A Velma convenience store clerk is awaiting trial for cutting 16 year old Braylee Rae Henry's life short.
But the tragic death of the teen has not stopped residents from honoring her even before today's one year anniversary date.
Memorials to 16 year old Braylee Henry are all over the small town of Velma, but especially at the high school where was a leader and an athlete.
"You walk in the gym from ball games to graduation or whatever and the first thing you see on the right is a memorial to her," says Mike Thompson, principal at Velma-Alma High School.
That memorial shows the accomplishments the teen made during her short life.
From running track to competing in pageants to showing showing sheep and becoming president of FFA. Braylee is now the silent angel whose star will forever shine bright.
But her memory lives on beyond this foyer.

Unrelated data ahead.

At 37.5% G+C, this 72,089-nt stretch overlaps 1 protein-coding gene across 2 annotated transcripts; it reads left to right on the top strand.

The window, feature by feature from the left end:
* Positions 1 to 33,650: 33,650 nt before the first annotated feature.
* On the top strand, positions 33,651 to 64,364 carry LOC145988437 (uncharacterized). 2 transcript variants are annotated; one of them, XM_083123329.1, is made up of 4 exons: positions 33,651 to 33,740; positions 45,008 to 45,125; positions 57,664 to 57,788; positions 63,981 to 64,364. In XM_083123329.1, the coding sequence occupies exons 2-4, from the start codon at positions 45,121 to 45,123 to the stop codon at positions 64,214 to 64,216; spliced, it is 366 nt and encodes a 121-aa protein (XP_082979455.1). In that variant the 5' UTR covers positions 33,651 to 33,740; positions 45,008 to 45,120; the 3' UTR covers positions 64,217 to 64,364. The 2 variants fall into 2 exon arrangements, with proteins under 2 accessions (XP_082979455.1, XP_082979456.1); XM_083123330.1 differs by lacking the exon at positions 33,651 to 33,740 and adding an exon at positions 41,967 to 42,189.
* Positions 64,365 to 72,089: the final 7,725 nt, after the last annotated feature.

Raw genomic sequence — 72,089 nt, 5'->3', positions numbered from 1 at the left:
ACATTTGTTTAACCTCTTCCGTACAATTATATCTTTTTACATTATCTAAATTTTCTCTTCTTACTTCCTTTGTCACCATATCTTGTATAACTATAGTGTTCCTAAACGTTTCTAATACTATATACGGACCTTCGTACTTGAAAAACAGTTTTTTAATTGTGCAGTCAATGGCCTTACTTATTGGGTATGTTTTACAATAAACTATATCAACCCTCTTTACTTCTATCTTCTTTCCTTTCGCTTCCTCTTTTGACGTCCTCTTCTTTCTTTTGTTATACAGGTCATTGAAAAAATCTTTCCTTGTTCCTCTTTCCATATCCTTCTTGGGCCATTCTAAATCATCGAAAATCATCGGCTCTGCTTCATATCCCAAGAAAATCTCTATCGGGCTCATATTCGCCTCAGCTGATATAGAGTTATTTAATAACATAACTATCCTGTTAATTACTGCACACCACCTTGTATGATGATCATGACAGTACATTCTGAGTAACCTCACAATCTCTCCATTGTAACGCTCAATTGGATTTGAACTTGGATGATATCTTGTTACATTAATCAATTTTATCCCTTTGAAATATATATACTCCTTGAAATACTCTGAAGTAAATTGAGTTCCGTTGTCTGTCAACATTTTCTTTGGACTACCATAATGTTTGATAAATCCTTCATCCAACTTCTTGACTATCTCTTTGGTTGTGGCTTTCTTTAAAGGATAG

"Come out on the gym floor to play a basketball game and you can keep from seeing her running her up and down the court and she's honored on the court with the wings," Thompson explains.
Braylee is also honored at the last place she was seen, the Tee Pee Totem convenience store, where a sign informed customers that the business was closed in her memory.
The biggest tribute to Braylee came a few weeks after her death when the city renamed School's Way to Braylee's Way.
Despite all the tributes, residents say her sudden death still tears at their hearts.
But they say that pain is slowly being replaced with fond memories.
"You start thinking about the tall girl that we all talked about, the smile on her face, how she cared about life and how she cared about her friends and family," Thompson says.
Miles Bench is charged with the first degree murder of Braylee.
His trial is set to begin August 19th.
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